Moyers then follows up by asking if Atwood is “suggesting that in the same way that the dream is a reality that we cannot measure, cannot prove except that our experience of it confirms it for us, that religious language, the language of the Bible is also symbolic of the reality that we do not comprehend”?
Later in the segment, Atwood describes atheism as a religion. It’s not, in the technical sense of being an institution with a core set of beliefs and an official dogma. There is no ‘church of Atheism’ as such. But there is a sort of dogmatic belief among extreme atheists who waste no opportunity to ridicule all religions and those who subscribe to them. Atwood describes her own agnosticism thus:
A strict agnostic says, you cannot pronounce, as knowledge, anything you cannot demonstrate. In other words if you’re going to call it knowledge you have to be able to run an experiment on it that’s repeatable. You can’t run an experiment on whether God exists or not, therefore you can’t say anything about it as knowledge. You can have a belief if you want to, or if that is what grabs you, if you were called in that direction, if you have a subjective experience of that kind, that would be your belief system. You just can’t call it knowledge.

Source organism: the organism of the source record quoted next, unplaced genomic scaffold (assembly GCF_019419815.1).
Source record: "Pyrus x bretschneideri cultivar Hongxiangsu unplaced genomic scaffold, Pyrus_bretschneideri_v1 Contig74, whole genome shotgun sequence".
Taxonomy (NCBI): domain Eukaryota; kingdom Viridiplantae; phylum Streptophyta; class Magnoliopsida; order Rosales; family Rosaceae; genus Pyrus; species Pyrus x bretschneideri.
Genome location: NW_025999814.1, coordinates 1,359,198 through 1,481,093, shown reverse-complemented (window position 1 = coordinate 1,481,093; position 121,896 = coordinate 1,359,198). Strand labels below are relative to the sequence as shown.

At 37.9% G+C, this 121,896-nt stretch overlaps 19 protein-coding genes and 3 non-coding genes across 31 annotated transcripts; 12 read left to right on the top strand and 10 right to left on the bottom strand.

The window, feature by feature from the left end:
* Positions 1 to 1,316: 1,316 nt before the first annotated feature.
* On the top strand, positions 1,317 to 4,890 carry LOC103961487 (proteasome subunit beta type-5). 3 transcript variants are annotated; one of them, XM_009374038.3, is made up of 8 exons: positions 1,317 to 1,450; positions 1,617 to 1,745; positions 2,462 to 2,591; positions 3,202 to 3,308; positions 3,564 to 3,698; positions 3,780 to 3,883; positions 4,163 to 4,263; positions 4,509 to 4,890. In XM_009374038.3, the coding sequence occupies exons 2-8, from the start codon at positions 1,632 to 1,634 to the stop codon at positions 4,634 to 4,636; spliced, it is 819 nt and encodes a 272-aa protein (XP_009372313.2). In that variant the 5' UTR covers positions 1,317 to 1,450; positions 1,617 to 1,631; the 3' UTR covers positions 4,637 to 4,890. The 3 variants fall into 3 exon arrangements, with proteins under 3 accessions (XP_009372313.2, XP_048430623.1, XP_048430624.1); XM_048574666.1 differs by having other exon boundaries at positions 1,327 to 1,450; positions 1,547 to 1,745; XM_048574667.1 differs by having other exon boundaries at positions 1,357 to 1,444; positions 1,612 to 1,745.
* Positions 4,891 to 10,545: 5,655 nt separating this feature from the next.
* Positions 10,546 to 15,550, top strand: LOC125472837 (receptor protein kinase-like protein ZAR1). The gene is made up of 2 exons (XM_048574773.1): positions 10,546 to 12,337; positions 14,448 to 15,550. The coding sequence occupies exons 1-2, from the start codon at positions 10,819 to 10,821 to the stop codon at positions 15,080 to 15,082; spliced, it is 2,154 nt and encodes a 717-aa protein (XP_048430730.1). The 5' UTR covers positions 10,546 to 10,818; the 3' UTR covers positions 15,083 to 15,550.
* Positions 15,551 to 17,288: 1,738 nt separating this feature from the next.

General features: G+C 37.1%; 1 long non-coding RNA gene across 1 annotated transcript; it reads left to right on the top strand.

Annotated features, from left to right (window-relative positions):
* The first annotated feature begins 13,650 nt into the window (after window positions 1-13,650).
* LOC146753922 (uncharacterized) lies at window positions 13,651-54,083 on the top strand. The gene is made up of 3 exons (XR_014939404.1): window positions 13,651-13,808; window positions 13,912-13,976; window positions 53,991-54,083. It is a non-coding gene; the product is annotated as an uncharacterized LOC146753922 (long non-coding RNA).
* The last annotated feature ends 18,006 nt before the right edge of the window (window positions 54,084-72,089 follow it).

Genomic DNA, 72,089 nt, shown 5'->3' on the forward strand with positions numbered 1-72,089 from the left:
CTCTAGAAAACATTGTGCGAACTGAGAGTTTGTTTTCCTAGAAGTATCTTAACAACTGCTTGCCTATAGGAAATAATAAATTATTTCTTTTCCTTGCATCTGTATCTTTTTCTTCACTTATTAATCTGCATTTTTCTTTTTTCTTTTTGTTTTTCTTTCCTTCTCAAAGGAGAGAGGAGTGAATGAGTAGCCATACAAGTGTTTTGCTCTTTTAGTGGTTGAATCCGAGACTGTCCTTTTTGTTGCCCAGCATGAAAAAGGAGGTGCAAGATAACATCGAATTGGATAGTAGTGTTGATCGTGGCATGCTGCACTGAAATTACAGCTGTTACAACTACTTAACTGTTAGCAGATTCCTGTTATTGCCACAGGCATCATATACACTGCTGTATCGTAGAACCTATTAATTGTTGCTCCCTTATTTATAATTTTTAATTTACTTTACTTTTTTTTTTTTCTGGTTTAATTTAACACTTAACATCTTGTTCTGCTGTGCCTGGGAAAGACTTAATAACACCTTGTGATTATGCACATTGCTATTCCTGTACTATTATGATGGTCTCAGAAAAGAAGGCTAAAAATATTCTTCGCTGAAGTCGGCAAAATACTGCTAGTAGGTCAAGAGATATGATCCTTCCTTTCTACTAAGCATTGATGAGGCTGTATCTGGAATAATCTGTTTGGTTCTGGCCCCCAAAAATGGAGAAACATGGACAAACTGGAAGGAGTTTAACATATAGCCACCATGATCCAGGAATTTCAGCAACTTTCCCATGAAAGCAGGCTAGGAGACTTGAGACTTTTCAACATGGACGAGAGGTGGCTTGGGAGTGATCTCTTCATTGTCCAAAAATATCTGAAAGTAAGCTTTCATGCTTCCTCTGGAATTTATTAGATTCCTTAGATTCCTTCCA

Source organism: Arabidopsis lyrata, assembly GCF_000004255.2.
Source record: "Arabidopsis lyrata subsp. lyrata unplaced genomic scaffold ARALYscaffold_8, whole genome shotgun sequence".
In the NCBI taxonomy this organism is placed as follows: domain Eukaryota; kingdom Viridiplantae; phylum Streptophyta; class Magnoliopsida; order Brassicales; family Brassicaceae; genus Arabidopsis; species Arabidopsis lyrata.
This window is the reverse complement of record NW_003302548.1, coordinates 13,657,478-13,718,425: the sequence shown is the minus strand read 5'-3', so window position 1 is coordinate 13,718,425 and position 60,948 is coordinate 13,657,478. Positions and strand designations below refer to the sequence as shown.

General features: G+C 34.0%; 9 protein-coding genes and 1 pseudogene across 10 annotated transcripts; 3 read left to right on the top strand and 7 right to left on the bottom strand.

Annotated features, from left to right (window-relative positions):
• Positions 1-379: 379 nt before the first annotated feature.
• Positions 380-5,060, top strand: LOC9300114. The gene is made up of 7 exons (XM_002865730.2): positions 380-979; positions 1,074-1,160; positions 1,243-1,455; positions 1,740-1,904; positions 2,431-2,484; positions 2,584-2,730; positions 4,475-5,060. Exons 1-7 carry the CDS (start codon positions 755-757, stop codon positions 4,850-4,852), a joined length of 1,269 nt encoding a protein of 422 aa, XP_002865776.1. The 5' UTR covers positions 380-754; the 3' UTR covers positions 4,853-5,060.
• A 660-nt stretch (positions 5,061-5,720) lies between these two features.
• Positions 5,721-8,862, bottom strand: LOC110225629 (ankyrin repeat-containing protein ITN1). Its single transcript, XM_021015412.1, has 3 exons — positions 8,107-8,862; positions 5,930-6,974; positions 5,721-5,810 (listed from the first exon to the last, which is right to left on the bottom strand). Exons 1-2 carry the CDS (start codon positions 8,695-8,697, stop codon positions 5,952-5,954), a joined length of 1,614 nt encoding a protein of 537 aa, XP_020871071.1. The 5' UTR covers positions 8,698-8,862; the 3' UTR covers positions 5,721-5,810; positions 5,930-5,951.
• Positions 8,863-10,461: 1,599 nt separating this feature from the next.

Since dogmatic atheists proclaim their beliefs as settled fact, rather than an unprovable belief, theirs may be considered a sort of faith, albeit one that dictates that there is no god or gods.
There are plenty of other intriguing concepts presented by Atwood, such as the notion that we as humans tend to humanize God because it gives us comfort to think of the Creator as being like us in appearance, thought, and sensibilities. Atwood also says that it gives us comfort to think of a universe that has a God in it who takes a special interest in us because a universe devoid of a deity seems rather pointless. I would like to ask her if she’s read Stapledon, because it seems she missed the obvious question of, “Suppose there is a God but that it is indifferent to its creations?”
But I digress. Returning to the subject of atheism as its own form of faith, it does seem to me that this is true. Because there is no way to test the existence or nonexistence of God(s), one must take it as faith whatever he or she believes. If you believe in a God or gods, you must do so as a matter of faith because you cannot prove such beings truly exist. Likewise, an atheist must attribute his or her belief to faith because, as the adage goes, “absence of evidence is not evidence of absence”. You can no more prove to me there is no God than I can prove there is.
The interview as a whole is very enlightening, and I highly recommend it. The Amis interview…not so much. But I will leave it to you to make up your own mind about it.